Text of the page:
Politics

Learning To Fight Defensiveness For More Productive Behavior

NOTE from 2021: When I noticed my blog was getting hacked in February of 2020 I did some quick fixes and somehow all of my draft posts from the previous 16 years ended up assigned to that month. This is one of those posts. I used the context to “guess” when I actually wrote it so if anything about this publication date seems off to future me…I wanted this note here to explain possible errors.

I feel like – at least once a week – I’m trying to push the snowball of defensiveness back up the hill as it starts to roll down so that I can instead, find a more productive way to respond to a situation. This metaphor is perfect for my own defensive reactions because – in the past – I start feeling a little defensive and once I acknowledge that and defend myself…it becomes my entire focus UNTIL EVERYONE UNDERSTANDS THIS THING ABOUT ME IS NOT TRUE which is about 0% effective in convincing something this thing about me is not true.

At least – that was me. I have since learned that nothing good comes from a defensive reaction. NOTHING. But once one starts…it’s hard to stop it.

It works like this: Someone says something that hits home for me and that triggers my “NO WAY! THAT IS NOT RIGHT!” defensive response. Now, either the thing actually has some truth to it, or it doesn’t. I’ve learned to sit for a moment and see if the thing has some truth to it, and then to sit with that truth for a moment longer to see if maybe I need to really learn or grow from that truth.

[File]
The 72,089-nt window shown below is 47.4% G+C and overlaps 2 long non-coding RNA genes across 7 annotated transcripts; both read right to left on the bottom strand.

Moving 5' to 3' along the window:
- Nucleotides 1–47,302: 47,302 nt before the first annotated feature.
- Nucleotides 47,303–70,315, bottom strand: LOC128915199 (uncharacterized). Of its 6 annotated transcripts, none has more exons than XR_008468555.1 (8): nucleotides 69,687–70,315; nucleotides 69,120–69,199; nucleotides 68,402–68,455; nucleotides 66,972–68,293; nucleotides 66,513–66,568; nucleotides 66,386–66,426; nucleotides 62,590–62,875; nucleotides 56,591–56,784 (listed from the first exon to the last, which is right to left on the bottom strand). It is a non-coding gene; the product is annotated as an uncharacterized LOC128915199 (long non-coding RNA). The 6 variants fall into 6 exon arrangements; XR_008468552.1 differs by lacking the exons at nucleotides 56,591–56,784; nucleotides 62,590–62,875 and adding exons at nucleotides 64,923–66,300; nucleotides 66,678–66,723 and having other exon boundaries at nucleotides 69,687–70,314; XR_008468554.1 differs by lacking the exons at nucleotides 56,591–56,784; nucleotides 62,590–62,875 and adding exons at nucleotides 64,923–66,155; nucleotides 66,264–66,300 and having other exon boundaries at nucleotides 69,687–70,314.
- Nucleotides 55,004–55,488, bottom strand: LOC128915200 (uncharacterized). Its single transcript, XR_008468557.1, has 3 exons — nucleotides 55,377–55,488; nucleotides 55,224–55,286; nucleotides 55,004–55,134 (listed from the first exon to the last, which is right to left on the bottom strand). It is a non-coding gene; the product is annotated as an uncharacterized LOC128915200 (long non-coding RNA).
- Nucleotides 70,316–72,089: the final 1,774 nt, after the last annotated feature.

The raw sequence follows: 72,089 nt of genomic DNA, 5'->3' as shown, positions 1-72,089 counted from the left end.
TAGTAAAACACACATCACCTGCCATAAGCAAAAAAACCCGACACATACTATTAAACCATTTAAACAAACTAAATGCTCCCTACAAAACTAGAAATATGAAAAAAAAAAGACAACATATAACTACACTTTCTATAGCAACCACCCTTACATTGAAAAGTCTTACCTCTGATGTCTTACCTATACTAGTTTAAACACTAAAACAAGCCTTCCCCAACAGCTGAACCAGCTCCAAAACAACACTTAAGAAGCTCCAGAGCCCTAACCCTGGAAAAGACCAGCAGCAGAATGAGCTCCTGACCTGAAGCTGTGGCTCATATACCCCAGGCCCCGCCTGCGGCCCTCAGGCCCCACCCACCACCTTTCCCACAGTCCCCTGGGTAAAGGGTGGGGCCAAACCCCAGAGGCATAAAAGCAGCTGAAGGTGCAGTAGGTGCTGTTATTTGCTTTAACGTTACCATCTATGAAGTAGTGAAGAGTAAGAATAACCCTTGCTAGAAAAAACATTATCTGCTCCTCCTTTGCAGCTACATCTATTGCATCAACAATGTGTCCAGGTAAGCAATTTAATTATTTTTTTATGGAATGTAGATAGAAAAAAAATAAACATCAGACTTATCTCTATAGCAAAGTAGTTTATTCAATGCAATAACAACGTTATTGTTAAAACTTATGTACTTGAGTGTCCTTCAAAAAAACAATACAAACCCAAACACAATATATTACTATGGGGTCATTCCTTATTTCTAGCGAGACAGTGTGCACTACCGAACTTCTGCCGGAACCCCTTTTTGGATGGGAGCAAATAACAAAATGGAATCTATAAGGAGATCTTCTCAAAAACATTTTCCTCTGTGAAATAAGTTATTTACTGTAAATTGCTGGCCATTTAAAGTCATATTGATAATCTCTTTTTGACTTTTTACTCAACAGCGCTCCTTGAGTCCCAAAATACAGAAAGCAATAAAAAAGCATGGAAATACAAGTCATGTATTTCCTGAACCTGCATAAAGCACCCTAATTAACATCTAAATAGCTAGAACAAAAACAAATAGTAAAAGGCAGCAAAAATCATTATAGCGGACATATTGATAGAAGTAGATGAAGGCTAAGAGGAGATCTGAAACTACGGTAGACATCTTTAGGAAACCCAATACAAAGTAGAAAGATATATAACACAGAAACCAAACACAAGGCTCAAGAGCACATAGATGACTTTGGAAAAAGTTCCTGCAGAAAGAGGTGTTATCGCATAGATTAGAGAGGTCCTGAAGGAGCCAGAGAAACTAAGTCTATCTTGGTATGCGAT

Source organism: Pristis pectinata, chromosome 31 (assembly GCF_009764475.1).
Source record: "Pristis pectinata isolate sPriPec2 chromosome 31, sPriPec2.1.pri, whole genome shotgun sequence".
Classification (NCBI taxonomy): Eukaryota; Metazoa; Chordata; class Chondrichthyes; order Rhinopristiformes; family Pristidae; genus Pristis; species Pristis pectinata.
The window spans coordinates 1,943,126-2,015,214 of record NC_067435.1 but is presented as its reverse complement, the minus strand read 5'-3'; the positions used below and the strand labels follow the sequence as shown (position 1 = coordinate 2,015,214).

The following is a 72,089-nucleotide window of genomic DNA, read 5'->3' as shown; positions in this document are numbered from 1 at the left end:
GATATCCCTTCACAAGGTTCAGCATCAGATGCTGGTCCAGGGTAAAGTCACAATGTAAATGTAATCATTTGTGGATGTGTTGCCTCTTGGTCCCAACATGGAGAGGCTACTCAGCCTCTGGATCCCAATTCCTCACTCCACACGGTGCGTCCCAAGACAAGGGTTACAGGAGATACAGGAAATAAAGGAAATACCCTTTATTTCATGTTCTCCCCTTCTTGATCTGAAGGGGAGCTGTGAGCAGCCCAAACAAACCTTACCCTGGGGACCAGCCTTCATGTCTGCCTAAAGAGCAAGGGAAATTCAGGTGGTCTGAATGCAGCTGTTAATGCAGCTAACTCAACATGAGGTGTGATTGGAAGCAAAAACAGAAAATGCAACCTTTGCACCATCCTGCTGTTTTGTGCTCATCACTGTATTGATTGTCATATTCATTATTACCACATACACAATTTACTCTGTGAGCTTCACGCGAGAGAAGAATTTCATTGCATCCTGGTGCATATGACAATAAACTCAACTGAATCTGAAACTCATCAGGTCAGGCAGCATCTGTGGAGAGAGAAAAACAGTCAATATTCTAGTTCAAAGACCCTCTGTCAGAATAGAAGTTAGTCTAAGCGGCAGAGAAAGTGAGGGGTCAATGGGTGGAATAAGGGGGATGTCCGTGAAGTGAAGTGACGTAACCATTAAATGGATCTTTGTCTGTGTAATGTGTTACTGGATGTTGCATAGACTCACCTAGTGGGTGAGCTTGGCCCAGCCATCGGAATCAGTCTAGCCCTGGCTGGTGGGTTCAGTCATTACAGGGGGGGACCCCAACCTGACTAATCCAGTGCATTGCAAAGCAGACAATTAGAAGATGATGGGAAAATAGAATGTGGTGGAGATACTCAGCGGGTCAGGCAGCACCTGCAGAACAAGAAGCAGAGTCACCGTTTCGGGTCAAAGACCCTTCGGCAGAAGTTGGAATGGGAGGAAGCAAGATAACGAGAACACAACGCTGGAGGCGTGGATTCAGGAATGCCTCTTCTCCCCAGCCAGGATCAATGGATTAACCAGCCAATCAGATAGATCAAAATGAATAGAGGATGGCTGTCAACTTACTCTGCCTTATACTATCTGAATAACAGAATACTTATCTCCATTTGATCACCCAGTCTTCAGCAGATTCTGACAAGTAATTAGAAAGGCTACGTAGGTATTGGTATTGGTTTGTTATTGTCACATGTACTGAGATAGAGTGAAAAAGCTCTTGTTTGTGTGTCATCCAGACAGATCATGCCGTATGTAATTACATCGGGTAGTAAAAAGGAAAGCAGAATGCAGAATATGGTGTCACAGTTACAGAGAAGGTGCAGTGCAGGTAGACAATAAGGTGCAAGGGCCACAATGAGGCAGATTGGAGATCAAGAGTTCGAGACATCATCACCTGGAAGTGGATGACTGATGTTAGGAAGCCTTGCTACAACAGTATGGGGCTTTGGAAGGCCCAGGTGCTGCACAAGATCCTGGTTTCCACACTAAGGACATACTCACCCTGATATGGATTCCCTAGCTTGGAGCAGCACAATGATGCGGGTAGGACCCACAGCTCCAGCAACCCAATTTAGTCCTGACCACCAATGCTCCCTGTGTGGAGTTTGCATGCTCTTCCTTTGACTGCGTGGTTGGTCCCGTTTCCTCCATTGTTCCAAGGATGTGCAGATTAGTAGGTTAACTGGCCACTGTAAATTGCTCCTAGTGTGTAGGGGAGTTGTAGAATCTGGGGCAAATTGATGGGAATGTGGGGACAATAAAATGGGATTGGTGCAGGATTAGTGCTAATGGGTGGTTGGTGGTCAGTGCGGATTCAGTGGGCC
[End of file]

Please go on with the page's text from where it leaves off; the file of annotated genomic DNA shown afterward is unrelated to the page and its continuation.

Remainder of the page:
If my response is: BUT NOT ALL WHITE PEOPLE! or BUT NOT ALL MOMS! or BUT NOT ALL WOMEN! or BUT NOT ALL LIBERALS! then a lot of time I’m defensive because I realize I’ve done nothing proactive to make it known I’m NOT part of that group. Yes – not all White People refuse to acknowledge their own privilege, but the majority do so instead of defending myself maybe I should recognize the problem most white people have with recognizing their privilege and try to be part of the solution instead of using my voice to center the discussion around me: HERO WHITE PERSON.

(And yes, not all white people want to be the white savior but I’d be a liar if I didn’t admit that I often am subconsciously trying to wear that crown.)

So sometimes the thing making me defensive has some truth in it and I need to sit with that.

But what if there’s NO truth to it? “Democrats are ruining our country!” Because the snowball of defensiveness rolls down the hill just as quickly then and if there’s no “truth” to sit with and learn from, how do I stop it?

1) Can the person be reasoned with? If so…I try to discuss the issue with them WITHOUT defensiveness coming into play because if you are defending YOURSELF the other person feels the need to defend THEMSELVES and nothing productive comes from conversation where two people are in DEFENSE mode. Instead – acknowledge that there could be a perspective that makes their accusation valid, but maybe if you try looking at it from this perspective instead then you might see the same result in another light.